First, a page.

As mentioned above, the amnesia portion of the story was meh. It was the Falter Zone of this drama. While it wasn’t a complete shark jump and the show did recover, and in a way served the story its purpose, as always, when things work out conveniently and a memory is regained at just right moment, it always feels lame and contrived. I’m only willing to forgive the writers because of the extreme tragicomic nature of the entire drama.
In a less jokie manner this time, let me address the other major issue for the show, also already referenced above under soju guzzling. Park SiYeon. She was the main villainess, and like the other characters, one that was meant to be all contradiction and complexity. We were supposed see the idealistic young woman inside fighting to escape her hardened bitch shell. She was not written to be a simpering flat personality. Park SiYeon did ok as far as believability went, as the actress has a natural Madam Bitchiness about her. I thought she was an acceptable foe for the two leads, but still, there was something campy about her portrayal as a whole. Everyone was so richly textured, bold and firm in their contradictions, yet she alone was uninteresting in every way.
Perhaps the bewildering nature of her character was the drama’s intent…but even if that was the case, being enigmatic is one thing, being a complete confusion is not helpful. There must be some understanding to a character for a viewership to enjoy this kind of a meaty role. Park played her ambitious social climber in a way that felt like such a frustrating display of empty angst. And the way her story wrapped up, let’s just say it was…well, come on, NO. It was far from realistic, and felt a complete departure from character.
But the part that was truly difficult to understand was why Song JoongKi ever fell so deeply in love with her. We blindly purchased the idea behind their deep connection because we as viewers understood that we were supposed to accept that as the basic foundation for the whole story, but it was not actually believable. And then there was all that torment and emotional conflict he felt about it even after she kept stabbing him in the back—NO.
We needed a more convincing emotional snag between these two ex-lovers, a more convincing reason for the enthrallment. And I didn’t like that the only answer the show seemed to offer in terms of his obsession was that…well, she was one hot girl and every man was victim to her siren ways. Yeah, again, NO. The whole “men are always so stupid for a pretty face” is not an argument that should be used. Rarely does the Aphrodite apology fly, and actually, neither does the damsel in distress attachment. Dare I even say this...we may have needed more flashbacks of those two when they were in real passionate love as adults, not as kids. Aaaah, I said it! I can’t believe I just wrote that I was desirous of more flashbacks, much less ones with Park SiYeon! Yikes.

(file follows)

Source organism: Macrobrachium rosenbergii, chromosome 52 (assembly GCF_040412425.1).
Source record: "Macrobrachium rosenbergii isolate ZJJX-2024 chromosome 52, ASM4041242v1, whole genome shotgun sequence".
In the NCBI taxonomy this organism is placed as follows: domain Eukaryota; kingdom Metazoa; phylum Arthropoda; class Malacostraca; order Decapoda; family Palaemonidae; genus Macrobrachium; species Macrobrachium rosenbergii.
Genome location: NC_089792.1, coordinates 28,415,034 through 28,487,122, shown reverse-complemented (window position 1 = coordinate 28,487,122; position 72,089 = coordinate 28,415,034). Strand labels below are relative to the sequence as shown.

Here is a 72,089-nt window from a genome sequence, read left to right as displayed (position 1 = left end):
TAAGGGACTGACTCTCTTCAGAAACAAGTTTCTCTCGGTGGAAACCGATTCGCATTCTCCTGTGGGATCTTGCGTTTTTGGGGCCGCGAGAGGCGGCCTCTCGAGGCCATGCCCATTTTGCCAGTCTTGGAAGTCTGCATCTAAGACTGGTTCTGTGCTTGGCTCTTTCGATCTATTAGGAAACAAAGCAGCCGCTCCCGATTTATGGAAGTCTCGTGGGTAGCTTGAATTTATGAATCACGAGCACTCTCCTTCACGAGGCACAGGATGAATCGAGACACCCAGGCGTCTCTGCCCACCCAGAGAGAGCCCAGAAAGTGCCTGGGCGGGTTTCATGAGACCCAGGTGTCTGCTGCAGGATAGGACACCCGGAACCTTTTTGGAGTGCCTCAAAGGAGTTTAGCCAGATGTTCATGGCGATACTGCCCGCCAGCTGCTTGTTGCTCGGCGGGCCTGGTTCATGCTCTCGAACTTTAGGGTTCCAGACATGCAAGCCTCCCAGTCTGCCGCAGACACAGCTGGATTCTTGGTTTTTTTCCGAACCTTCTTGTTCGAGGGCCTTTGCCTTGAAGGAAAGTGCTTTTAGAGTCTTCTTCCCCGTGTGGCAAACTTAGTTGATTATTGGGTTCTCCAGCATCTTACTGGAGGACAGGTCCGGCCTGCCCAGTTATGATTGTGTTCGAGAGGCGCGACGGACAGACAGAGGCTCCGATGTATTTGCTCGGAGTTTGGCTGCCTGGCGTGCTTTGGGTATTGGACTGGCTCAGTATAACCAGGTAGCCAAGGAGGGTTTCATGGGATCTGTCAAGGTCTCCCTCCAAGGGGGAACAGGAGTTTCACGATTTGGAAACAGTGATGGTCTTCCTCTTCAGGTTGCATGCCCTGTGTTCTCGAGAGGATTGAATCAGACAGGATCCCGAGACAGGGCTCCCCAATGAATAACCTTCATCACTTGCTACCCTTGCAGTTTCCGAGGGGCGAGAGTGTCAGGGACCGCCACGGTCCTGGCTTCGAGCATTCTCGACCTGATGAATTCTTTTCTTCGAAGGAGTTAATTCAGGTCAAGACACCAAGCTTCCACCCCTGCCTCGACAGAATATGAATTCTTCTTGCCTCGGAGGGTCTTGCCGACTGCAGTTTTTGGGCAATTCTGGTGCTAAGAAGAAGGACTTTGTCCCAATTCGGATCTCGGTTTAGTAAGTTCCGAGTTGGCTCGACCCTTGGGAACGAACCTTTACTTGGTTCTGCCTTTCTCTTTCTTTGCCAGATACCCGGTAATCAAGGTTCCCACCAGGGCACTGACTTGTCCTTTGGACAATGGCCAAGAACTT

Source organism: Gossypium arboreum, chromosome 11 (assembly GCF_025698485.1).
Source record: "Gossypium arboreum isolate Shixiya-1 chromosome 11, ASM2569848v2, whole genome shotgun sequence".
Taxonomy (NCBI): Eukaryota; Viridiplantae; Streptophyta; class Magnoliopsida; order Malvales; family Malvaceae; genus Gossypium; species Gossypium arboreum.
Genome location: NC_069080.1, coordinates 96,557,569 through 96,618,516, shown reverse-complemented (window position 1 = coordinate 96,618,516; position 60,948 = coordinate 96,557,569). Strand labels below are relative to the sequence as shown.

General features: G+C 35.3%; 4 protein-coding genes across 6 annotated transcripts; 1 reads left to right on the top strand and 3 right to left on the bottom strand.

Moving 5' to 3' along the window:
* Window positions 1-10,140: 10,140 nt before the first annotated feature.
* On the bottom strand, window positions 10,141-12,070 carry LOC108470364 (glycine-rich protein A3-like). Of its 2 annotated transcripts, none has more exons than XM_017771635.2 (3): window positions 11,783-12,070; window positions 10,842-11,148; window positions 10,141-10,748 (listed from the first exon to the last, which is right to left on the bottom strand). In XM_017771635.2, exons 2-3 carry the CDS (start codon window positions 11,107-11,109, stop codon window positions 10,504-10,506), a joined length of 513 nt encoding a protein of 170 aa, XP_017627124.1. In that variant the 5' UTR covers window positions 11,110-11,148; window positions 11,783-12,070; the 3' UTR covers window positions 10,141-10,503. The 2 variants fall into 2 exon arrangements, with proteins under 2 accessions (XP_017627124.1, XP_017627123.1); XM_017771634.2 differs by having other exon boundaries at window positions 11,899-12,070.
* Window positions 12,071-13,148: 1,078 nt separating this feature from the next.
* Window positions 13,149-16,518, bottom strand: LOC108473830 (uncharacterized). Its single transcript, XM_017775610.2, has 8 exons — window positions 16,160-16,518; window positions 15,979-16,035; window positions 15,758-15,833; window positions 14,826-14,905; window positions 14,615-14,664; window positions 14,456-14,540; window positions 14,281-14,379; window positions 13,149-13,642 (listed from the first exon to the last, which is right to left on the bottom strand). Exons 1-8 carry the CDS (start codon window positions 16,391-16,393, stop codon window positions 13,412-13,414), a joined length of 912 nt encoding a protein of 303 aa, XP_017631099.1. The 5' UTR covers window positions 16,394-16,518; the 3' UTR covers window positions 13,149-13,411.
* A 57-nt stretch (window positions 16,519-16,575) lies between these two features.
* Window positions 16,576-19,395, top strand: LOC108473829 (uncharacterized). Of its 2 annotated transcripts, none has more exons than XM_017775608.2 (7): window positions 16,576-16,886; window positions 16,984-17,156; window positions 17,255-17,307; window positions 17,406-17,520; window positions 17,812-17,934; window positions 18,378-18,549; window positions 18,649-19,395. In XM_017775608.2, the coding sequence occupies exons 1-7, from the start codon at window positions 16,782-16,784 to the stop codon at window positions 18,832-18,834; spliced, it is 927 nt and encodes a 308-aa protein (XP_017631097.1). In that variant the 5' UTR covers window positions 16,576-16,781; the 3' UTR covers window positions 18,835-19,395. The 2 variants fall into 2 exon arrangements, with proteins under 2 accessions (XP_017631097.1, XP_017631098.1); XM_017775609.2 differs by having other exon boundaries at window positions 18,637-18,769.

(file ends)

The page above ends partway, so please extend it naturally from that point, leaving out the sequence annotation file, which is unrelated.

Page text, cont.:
Moon ChaeWon took on practically four roles in this drama.
One was the hardened corporate heiress who despised her stepmother and stepbrother. She sorta loathed her father, too, but was unlikely to sort through that emotional soup without a therapist. She rode motorbikes for stress relief and her best conversation strategy was to snarl defensively.
The other version of herself was a deeply wounded young women who lost her mother and had never properly grieved or healed. This hidden romantic part of her was the one that reluctantly fell in love with Song JoongKi.
In the third version, she gave us an innocent amnesiac, a new character layered over the old, and one that was the polar opposite of everything previously established, a more typical soft-hearted, mushy kdrama heroine.
And the fourth, finally, she became an alloy of all three personalities, becoming a character of a whole new metal…a young woman on her way to possibly becoming a normal, less schizo person. She had the personality pieces of all three previous versions of herself, and yet, was not really like any of them at all.